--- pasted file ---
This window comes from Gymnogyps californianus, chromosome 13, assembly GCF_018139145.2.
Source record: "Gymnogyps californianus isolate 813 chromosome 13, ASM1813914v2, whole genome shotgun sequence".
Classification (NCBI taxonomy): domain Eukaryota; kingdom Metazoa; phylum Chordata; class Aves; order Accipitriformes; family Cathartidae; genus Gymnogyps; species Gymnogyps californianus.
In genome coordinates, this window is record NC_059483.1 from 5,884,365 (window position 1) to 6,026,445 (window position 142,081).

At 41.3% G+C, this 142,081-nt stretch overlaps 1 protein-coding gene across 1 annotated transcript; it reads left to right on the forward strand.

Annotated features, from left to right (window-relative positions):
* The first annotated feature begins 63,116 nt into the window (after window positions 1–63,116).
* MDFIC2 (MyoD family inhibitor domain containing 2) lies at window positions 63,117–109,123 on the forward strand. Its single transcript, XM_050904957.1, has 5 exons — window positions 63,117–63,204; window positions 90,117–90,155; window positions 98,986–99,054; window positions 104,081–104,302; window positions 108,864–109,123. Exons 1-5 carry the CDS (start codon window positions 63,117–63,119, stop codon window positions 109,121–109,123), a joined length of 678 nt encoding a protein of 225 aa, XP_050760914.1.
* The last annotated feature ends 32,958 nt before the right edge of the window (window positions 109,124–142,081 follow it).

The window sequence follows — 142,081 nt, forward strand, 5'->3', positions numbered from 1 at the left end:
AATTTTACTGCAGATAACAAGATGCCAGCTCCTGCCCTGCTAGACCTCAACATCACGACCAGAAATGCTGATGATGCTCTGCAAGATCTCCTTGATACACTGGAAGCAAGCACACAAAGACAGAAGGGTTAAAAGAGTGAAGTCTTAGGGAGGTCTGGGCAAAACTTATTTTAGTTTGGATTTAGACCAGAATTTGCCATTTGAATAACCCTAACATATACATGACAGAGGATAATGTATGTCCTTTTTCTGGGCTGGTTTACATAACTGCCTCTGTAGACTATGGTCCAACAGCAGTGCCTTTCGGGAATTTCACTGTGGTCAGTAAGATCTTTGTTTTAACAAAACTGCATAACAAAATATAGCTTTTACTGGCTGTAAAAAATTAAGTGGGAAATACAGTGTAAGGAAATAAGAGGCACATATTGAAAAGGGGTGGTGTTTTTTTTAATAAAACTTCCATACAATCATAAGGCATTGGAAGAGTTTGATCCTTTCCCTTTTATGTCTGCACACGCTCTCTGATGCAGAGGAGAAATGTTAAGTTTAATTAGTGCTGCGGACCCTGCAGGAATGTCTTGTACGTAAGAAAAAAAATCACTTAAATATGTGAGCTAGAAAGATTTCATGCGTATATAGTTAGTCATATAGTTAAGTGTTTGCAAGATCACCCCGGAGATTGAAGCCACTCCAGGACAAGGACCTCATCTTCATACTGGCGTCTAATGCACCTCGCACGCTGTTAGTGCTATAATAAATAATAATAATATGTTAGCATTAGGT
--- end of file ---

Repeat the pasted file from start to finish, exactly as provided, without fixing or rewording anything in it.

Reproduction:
This window comes from Gymnogyps californianus, chromosome 13, assembly GCF_018139145.2.
Source record: "Gymnogyps californianus isolate 813 chromosome 13, ASM1813914v2, whole genome shotgun sequence".
Classification (NCBI taxonomy): domain Eukaryota; kingdom Metazoa; phylum Chordata; class Aves; order Accipitriformes; family Cathartidae; genus Gymnogyps; species Gymnogyps californianus.
In genome coordinates, this window is record NC_059483.1 from 5,884,365 (window position 1) to 6,026,445 (window position 142,081).

At 41.3% G+C, this 142,081-nt stretch overlaps 1 protein-coding gene across 1 annotated transcript; it reads left to right on the forward strand.

Annotated features, from left to right (window-relative positions):
* The first annotated feature begins 63,116 nt into the window (after window positions 1–63,116).
* MDFIC2 (MyoD family inhibitor domain containing 2) lies at window positions 63,117–109,123 on the forward strand. Its single transcript, XM_050904957.1, has 5 exons — window positions 63,117–63,204; window positions 90,117–90,155; window positions 98,986–99,054; window positions 104,081–104,302; window positions 108,864–109,123. Exons 1-5 carry the CDS (start codon window positions 63,117–63,119, stop codon window positions 109,121–109,123), a joined length of 678 nt encoding a protein of 225 aa, XP_050760914.1.
* The last annotated feature ends 32,958 nt before the right edge of the window (window positions 109,124–142,081 follow it).

The window sequence follows — 142,081 nt, forward strand, 5'->3', positions numbered from 1 at the left end:
AATTTTACTGCAGATAACAAGATGCCAGCTCCTGCCCTGCTAGACCTCAACATCACGACCAGAAATGCTGATGATGCTCTGCAAGATCTCCTTGATACACTGGAAGCAAGCACACAAAGACAGAAGGGTTAAAAGAGTGAAGTCTTAGGGAGGTCTGGGCAAAACTTATTTTAGTTTGGATTTAGACCAGAATTTGCCATTTGAATAACCCTAACATATACATGACAGAGGATAATGTATGTCCTTTTTCTGGGCTGGTTTACATAACTGCCTCTGTAGACTATGGTCCAACAGCAGTGCCTTTCGGGAATTTCACTGTGGTCAGTAAGATCTTTGTTTTAACAAAACTGCATAACAAAATATAGCTTTTACTGGCTGTAAAAAATTAAGTGGGAAATACAGTGTAAGGAAATAAGAGGCACATATTGAAAAGGGGTGGTGTTTTTTTTAATAAAACTTCCATACAATCATAAGGCATTGGAAGAGTTTGATCCTTTCCCTTTTATGTCTGCACACGCTCTCTGATGCAGAGGAGAAATGTTAAGTTTAATTAGTGCTGCGGACCCTGCAGGAATGTCTTGTACGTAAGAAAAAAAATCACTTAAATATGTGAGCTAGAAAGATTTCATGCGTATATAGTTAGTCATATAGTTAAGTGTTTGCAAGATCACCCCGGAGATTGAAGCCACTCCAGGACAAGGACCTCATCTTCATACTGGCGTCTAATGCACCTCGCACGCTGTTAGTGCTATAATAAATAATAATAATATGTTAGCATTAGGT